Europe needs a green industrial recovery strategy to exit the pandemic.
With its €130 billion recovery plan, Germany has not only enacted its largest stimulus in post-war history but has also signalled a fundamental realignment of its fiscal and industrial policy, in view of the impending ‘great transformation’—the decarbonisation of society. About €50 billion are focused on climate-friendly technologies and infrastructures, such as renewable energies, electric charging, energy-efficient refurbishment, public transport and reducing emissions in energy-intensive industries, as well as developing a new economic sector—the green hydrogen economy. More than €200 billion of new debt will have to be taken on this year. The sacred principle of ‘no net debt’ (schwarze Null) has been abandoned—at least for the time being.
That Germany is finally investing more in its modernisation is good news for the whole of Europe, to counter the recession and help alleviate eurozone imbalances. Other countries such as France, Luxembourg and Sweden have similarly adapted their recovery packages to environmental objectives. It is astonishing that climate protection is becoming broadly accepted as a main principle of post-coronavirus recovery.
Nevertheless, there is still considerable need for action if not only individual countries but all of Europe is to experience a sustainability boost. In particular the industrial sectors—hard-hit by the Covid-19 crisis—need a pan-European response, as supply chains are European and many measures to minimise greenhouse-gas (GHG) emissions only make sense in a European context. This presents Germany, taking over the EU Council presidency on July 1st, with a momentous responsibility and the opportunity to ‘Europeanise’ its national strategy, providing an impetus for a pan-European green recovery.
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The financial and currency crises of 2008 and 2011 showed that crises tend to develop increasingly asymmetrically. National economic conditions, as well as the political ramifications of combating the crisis, enable some countries to recover much faster—particularly in manufacturing. Some, such as Germany, have just been through one of their strongest economic decades ever, whereas southern-European countries in particular have experienced overall industrial stagnation or even decline (Figure 1). Hundreds of thousands of industrial jobs have thus been lost; shortages of skilled workers, a lack of education and training structures, low investment in modernising production and stagnating productivity still hamper their industrial revival. Economic imbalances within the EU have intensified and very little of the ‘green growth policy’ widely discussed after the financial crisis has been realised.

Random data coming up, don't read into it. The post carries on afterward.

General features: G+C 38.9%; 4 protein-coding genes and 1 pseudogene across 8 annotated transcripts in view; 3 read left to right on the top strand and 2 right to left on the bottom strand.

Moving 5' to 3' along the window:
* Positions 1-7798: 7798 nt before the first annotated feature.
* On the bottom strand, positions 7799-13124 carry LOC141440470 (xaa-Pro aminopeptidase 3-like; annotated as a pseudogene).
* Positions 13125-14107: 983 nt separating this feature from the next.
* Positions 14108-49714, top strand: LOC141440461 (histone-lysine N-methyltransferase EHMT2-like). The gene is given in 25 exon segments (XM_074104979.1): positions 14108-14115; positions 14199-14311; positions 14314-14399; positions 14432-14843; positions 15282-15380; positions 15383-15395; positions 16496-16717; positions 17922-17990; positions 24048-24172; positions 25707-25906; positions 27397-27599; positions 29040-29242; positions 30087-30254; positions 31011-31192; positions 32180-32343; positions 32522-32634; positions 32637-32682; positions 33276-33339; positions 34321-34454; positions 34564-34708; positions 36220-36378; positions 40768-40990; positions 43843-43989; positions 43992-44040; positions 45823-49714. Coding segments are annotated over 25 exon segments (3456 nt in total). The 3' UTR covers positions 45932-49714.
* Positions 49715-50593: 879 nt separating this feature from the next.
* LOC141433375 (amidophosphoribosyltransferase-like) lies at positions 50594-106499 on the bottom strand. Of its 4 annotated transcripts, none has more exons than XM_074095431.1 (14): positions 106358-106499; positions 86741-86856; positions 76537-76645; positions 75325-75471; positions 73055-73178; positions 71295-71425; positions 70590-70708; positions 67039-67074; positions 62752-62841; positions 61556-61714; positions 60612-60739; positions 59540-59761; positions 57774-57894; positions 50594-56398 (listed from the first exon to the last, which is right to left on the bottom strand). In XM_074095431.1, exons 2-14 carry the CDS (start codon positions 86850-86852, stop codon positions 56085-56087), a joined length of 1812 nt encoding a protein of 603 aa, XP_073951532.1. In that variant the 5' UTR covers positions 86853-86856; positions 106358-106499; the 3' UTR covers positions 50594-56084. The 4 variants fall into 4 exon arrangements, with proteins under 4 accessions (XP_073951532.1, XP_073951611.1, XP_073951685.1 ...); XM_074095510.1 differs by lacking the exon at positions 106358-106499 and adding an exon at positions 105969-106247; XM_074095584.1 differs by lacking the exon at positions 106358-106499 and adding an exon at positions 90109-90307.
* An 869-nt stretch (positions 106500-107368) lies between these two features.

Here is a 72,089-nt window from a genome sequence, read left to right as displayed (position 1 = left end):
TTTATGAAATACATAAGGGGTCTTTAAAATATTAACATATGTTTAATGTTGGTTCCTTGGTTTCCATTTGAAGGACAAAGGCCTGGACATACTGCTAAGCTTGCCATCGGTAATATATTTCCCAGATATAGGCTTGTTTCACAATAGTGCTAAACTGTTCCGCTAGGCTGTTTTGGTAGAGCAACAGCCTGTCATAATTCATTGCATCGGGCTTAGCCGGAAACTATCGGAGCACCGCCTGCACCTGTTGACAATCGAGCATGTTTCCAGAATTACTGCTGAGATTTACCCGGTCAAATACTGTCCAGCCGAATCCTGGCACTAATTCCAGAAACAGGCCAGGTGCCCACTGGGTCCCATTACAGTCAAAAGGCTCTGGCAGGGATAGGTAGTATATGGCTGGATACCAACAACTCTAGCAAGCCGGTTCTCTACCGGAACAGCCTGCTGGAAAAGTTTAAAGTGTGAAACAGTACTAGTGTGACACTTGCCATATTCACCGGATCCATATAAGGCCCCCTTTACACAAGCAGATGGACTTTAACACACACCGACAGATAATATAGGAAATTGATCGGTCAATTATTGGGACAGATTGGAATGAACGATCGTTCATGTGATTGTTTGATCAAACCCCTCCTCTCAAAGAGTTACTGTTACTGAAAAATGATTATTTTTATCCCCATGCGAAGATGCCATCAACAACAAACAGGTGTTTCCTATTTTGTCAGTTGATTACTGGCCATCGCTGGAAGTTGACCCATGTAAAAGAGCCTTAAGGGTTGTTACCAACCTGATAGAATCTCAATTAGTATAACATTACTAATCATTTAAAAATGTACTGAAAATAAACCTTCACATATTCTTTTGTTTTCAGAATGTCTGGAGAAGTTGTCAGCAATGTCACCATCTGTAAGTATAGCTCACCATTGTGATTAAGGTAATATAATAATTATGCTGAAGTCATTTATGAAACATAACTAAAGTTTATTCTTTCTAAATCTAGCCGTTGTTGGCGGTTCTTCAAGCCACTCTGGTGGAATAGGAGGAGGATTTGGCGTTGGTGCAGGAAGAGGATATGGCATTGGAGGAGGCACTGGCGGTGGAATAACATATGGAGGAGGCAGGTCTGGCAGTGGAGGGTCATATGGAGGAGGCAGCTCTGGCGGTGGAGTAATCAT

Figure 1: industrial production in EU countries, 2010-17 (2010=100)
However, crisis not only affects ‘internal’ imbalances but also ‘external’, geostrategic competitiveness. European industry has increasingly become the target of acquisitions and ‘partnerships’ involving companies from abroad, especially China. Practically the entire solar-cell sector has emigrated to China since 2012 and, with takeovers such as of the German robot manufacturer Kuka (2012) and the Swedish car manufacturer Volvo (2010), China has established itself as an important player in the European industrial landscape. Deals involving Chinese companies in German industry increased from 39 to 56 between 2018 and 2019. Other Chinese policy initiatives involving eastern-, southern- and central-European countries, such as ‘Belt and Road’ and ‘16+1’, have similarly become vehicles for its technological updating.